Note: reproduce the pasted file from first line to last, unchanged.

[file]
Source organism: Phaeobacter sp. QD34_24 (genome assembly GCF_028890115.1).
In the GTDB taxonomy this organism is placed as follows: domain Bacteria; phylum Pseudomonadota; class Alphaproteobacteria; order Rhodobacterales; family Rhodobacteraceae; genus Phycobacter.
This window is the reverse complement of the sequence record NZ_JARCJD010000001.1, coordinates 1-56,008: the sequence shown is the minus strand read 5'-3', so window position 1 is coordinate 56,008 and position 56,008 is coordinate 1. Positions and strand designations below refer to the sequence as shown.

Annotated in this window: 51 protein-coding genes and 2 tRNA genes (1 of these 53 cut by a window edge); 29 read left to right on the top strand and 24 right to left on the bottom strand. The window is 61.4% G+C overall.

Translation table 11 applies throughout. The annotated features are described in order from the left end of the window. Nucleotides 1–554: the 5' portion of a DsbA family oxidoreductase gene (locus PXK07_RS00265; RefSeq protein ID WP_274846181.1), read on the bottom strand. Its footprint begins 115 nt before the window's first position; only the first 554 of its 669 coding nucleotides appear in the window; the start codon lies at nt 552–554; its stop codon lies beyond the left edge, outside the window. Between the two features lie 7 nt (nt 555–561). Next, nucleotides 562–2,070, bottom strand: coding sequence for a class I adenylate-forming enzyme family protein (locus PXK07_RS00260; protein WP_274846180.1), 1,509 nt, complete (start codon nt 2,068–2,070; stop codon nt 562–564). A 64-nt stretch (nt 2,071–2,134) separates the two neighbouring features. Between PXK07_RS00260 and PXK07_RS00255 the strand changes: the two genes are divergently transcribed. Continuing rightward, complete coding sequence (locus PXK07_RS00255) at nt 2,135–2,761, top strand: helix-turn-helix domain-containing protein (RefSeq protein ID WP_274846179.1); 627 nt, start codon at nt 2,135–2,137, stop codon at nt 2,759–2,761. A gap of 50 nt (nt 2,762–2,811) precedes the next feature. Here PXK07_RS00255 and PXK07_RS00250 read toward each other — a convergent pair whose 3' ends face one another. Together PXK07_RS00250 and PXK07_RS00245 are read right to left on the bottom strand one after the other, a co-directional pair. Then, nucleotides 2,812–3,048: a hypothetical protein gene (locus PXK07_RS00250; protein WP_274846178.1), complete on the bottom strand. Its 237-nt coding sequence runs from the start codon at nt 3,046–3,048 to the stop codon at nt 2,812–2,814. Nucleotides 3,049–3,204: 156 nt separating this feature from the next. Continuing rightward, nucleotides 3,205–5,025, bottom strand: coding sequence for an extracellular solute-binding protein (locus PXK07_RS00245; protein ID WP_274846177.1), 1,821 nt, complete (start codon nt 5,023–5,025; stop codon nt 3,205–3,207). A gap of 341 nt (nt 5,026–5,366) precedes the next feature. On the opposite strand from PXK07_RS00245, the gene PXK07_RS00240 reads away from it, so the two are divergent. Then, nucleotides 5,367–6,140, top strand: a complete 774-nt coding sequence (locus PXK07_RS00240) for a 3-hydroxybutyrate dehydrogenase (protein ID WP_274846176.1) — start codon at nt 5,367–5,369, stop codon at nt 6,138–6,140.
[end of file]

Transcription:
Source organism: Phaeobacter sp. QD34_24 (genome assembly GCF_028890115.1).
In the GTDB taxonomy this organism is placed as follows: domain Bacteria; phylum Pseudomonadota; class Alphaproteobacteria; order Rhodobacterales; family Rhodobacteraceae; genus Phycobacter.
This window is the reverse complement of the sequence record NZ_JARCJD010000001.1, coordinates 1-56,008: the sequence shown is the minus strand read 5'-3', so window position 1 is coordinate 56,008 and position 56,008 is coordinate 1. Positions and strand designations below refer to the sequence as shown.

Annotated in this window: 51 protein-coding genes and 2 tRNA genes (1 of these 53 cut by a window edge); 29 read left to right on the top strand and 24 right to left on the bottom strand. The window is 61.4% G+C overall.

Translation table 11 applies throughout. The annotated features are described in order from the left end of the window. Nucleotides 1–554: the 5' portion of a DsbA family oxidoreductase gene (locus PXK07_RS00265; RefSeq protein ID WP_274846181.1), read on the bottom strand. Its footprint begins 115 nt before the window's first position; only the first 554 of its 669 coding nucleotides appear in the window; the start codon lies at nt 552–554; its stop codon lies beyond the left edge, outside the window. Between the two features lie 7 nt (nt 555–561). Next, nucleotides 562–2,070, bottom strand: coding sequence for a class I adenylate-forming enzyme family protein (locus PXK07_RS00260; protein WP_274846180.1), 1,509 nt, complete (start codon nt 2,068–2,070; stop codon nt 562–564). A 64-nt stretch (nt 2,071–2,134) separates the two neighbouring features. Between PXK07_RS00260 and PXK07_RS00255 the strand changes: the two genes are divergently transcribed. Continuing rightward, complete coding sequence (locus PXK07_RS00255) at nt 2,135–2,761, top strand: helix-turn-helix domain-containing protein (RefSeq protein ID WP_274846179.1); 627 nt, start codon at nt 2,135–2,137, stop codon at nt 2,759–2,761. A gap of 50 nt (nt 2,762–2,811) precedes the next feature. Here PXK07_RS00255 and PXK07_RS00250 read toward each other — a convergent pair whose 3' ends face one another. Together PXK07_RS00250 and PXK07_RS00245 are read right to left on the bottom strand one after the other, a co-directional pair. Then, nucleotides 2,812–3,048: a hypothetical protein gene (locus PXK07_RS00250; protein WP_274846178.1), complete on the bottom strand. Its 237-nt coding sequence runs from the start codon at nt 3,046–3,048 to the stop codon at nt 2,812–2,814. Nucleotides 3,049–3,204: 156 nt separating this feature from the next. Continuing rightward, nucleotides 3,205–5,025, bottom strand: coding sequence for an extracellular solute-binding protein (locus PXK07_RS00245; protein ID WP_274846177.1), 1,821 nt, complete (start codon nt 5,023–5,025; stop codon nt 3,205–3,207). A gap of 341 nt (nt 5,026–5,366) precedes the next feature. On the opposite strand from PXK07_RS00245, the gene PXK07_RS00240 reads away from it, so the two are divergent. Then, nucleotides 5,367–6,140, top strand: a complete 774-nt coding sequence (locus PXK07_RS00240) for a 3-hydroxybutyrate dehydrogenase (protein ID WP_274846176.1) — start codon at nt 5,367–5,369, stop codon at nt 6,138–6,140.